n Acta Juridica - Undue delay in criminal cases : the Scottish and South African courts' response : evidence, criminal process and criminology

Volume 2003, Issue 1
  • ISSN : 0065-1346
  • E-ISSN: 1996-2088



If we consider the rules governing civil or criminal matters, it is evident that time fulfils an important function in most legal systems all over the world. Much depends, for example, on the lapse of time between the issuing and serving of a legal document; or bringing a matter to trial before the prescription period of the offence; or disposing of a matter without it being unduly delayed. Despite varying practices which regulate these processes that are all concerned with a period of time, we find that time itself is neither specified nor defined as a standardised unit in most criminal justice systems. Nevertheless, courts are expected to determine whether a criminal matter has been unduly or unreasonably delayed without being given a yardstick by which to measure it. In some cases it is crucial to determine the starting point from which the time period should be calculated. Should one begin the calculation when an accused person is charged or start counting from the first day of appearance in court? It is essential to analyse these questions in order to consider the approaches adopted by the courts in South Africa and Scotland in deciding whether a matter has been unduly or unreasonably delayed, in circumstances where time is not standardised.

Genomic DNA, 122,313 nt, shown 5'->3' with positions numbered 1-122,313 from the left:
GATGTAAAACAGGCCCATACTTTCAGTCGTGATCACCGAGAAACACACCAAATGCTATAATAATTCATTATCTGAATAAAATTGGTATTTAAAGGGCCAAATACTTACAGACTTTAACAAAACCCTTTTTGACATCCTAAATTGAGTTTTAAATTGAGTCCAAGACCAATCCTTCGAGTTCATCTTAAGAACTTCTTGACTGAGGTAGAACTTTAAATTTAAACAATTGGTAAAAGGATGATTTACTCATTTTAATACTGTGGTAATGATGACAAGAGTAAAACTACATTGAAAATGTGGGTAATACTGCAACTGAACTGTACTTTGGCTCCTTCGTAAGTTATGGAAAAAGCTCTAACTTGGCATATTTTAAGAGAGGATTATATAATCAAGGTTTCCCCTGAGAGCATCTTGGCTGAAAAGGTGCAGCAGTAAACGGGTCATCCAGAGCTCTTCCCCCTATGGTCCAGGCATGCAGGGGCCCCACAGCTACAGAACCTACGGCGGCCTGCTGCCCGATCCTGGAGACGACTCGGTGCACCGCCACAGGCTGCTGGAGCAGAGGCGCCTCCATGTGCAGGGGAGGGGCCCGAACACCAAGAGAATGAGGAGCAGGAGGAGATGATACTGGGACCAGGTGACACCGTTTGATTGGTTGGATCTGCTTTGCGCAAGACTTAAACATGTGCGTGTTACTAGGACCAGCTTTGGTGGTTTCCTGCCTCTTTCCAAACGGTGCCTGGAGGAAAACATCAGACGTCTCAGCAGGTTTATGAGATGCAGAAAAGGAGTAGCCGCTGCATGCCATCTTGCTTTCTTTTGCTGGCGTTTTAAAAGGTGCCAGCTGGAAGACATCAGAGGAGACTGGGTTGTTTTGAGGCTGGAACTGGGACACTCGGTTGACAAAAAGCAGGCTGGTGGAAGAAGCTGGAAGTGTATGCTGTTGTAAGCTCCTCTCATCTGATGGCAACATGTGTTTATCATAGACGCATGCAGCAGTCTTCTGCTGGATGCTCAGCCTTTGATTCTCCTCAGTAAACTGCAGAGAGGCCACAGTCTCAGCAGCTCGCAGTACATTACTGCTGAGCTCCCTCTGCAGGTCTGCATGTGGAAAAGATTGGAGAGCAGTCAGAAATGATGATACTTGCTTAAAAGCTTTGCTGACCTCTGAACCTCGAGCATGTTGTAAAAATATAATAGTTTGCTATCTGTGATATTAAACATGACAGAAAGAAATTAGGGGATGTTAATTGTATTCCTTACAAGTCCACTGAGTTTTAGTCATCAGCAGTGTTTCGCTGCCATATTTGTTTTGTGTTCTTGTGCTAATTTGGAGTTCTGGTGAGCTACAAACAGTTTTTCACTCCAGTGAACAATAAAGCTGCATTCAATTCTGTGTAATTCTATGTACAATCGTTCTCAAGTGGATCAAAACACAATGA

Why should we look specifically at the systems of these two countries? The answer is simple. First, both Scotland and South Africa recently adopted human rights laws that impact drastically on their criminal justice systems and secondly, the way trials are conducted in both countries. Furthermore, both countries have 'mixed' legal systems, reflecting influences from 'Civilian' and 'Anglo-American' systems and facing similar challenges in the criminal justice sphere. In this chapter the different responses of the two systems to the notion of undue delay will be examined and specific attention will be paid to the shortcomings of each system.

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